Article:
The proposed change to the bylaws of the Community Foundation involved the Vice Presidency of that body. The current document states that the position may only be held by a Past President of the Rotary Club of Arcata Sunrise. The proposed change would allow a Sunriser who was the President of another Rotary Club to hold the office. There was some disagreement as to the function of the Community Foundation’s Vice President, which led to President Susan sending the proposal back to the committee and the Board of Directors.
The Judy Report
Our Exchange Student from Taiwan, Yi Ting Chen (better known to us as Judy), provided an update on her activities. She told us that the previous Saturday, she went to the AHS Junior Prom, which was “cool”. The following Monday, she gave a presentation to the Girl Scouts. While she was there, she participated in an baking project.
Our Featured Speakers were Julie Atkins and Angela Dennis, who co-founded a transitional home for families in Blue Lake called Mercy’s Haven. Julie said that about eight years ago, she had the idea to develop a residence that would help reunite families that had been separated due to alcohol and drug abuse issues. The project grew from Julie’s and Angela’s participation in related programs, including Teen Challenge and Mountain of Mercy Mission Farm. These are residential rehabilitation programs, but Julie and Angela saw the need for the next step – providing a place where mothers who had successfully completed rehabilitation could regain custody of their children in a safe, supportive environment.
Mercy’s Haven is a faith-based program. According to a flyer, its vision is “more than transitional living – it is to be transformational living”. Julie said that when people complete rehab, “they are ready to tackle life”. They have confronted the things that led to their substance abuse issues, and they want to engage with the world again. Without continued support, some “go back to what’s familiar and what’s available, and the spiral down happens again”.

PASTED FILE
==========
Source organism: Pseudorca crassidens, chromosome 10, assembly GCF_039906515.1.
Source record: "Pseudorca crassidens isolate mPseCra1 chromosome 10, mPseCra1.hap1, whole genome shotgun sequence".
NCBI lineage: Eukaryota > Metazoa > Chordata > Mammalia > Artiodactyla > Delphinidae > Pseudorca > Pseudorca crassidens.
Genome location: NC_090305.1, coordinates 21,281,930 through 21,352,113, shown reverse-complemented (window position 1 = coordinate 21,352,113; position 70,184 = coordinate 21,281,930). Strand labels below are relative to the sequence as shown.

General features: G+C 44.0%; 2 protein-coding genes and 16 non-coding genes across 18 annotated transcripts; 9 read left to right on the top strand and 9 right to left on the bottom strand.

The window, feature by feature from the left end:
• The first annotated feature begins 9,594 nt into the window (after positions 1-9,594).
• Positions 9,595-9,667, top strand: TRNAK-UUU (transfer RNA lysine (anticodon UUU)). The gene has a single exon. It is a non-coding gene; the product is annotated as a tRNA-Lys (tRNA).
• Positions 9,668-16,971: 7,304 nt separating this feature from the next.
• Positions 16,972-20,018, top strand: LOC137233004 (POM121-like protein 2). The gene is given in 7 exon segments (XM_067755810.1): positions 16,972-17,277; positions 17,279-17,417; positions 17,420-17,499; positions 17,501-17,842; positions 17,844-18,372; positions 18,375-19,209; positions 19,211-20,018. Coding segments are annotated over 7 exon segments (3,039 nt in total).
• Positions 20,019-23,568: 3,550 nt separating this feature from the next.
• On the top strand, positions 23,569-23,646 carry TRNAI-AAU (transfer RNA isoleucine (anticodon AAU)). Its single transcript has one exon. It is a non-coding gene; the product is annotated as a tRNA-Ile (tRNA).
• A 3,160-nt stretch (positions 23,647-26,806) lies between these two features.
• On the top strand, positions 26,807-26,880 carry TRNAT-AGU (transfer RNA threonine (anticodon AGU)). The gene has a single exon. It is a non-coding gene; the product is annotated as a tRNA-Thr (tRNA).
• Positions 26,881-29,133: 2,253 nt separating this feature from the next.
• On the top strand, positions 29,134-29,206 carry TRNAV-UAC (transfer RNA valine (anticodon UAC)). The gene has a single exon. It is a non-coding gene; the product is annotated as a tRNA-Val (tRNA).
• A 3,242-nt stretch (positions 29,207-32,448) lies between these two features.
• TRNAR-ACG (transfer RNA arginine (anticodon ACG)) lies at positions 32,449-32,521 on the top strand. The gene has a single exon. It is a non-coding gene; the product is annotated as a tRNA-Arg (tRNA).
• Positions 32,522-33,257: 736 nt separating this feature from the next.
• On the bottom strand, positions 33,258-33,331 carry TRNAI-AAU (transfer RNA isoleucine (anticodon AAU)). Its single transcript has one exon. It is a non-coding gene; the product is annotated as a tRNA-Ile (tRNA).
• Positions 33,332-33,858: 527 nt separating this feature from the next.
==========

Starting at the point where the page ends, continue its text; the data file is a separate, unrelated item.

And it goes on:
Julie told us of one woman who particularly touched her. “She finished the program at Mountain of Mercy,” she said. Julie transported her to a transitional facility in Brentwood, called Shepherd’s Gate. That facility has been operating for over 20 years, both in Brentwood and in Livermore. Julie saw the need for such a home locally, but it wasn’t until she discussed the idea with Angela when they met that Mercy’s Haven began to take shape.
The pair began searching for possible locations for the house, knowing that it should be close to various community resources. The location they found was in Blue Lake (where both women live) that was near City Hall and the St. Joseph Resource Center – a great location. “It’s a beautiful house,” Julie said, “that [the owner] was going to refurbish.” The owner remodeled the home with an eye to housing the families that would be taking up temporary residence there. The renovation will be done in about two weeks, and both Angela and Julie are very excited. They have been interviewing prospective residents, and they are almost ready to open. Julie told us that the Blue Lake community has been very supportive of Mercy’s Haven.
Angela said that Mercy’s Haven will provide support to the mothers, helping them develop the skills they will need to be good workers, to take care of their families, and to be successful in both roles. Residents will be required to take classes in parenting and budgeting, and they will have to volunteer in the community. “They need to be a part of the community,” Angela told us. “They need to be contributing, and to know what that means.” They will know their neighbors, and receiving and providing support within their neighborhood.
For more information, visit the Mercy’s Haven website by clicking on the logo below: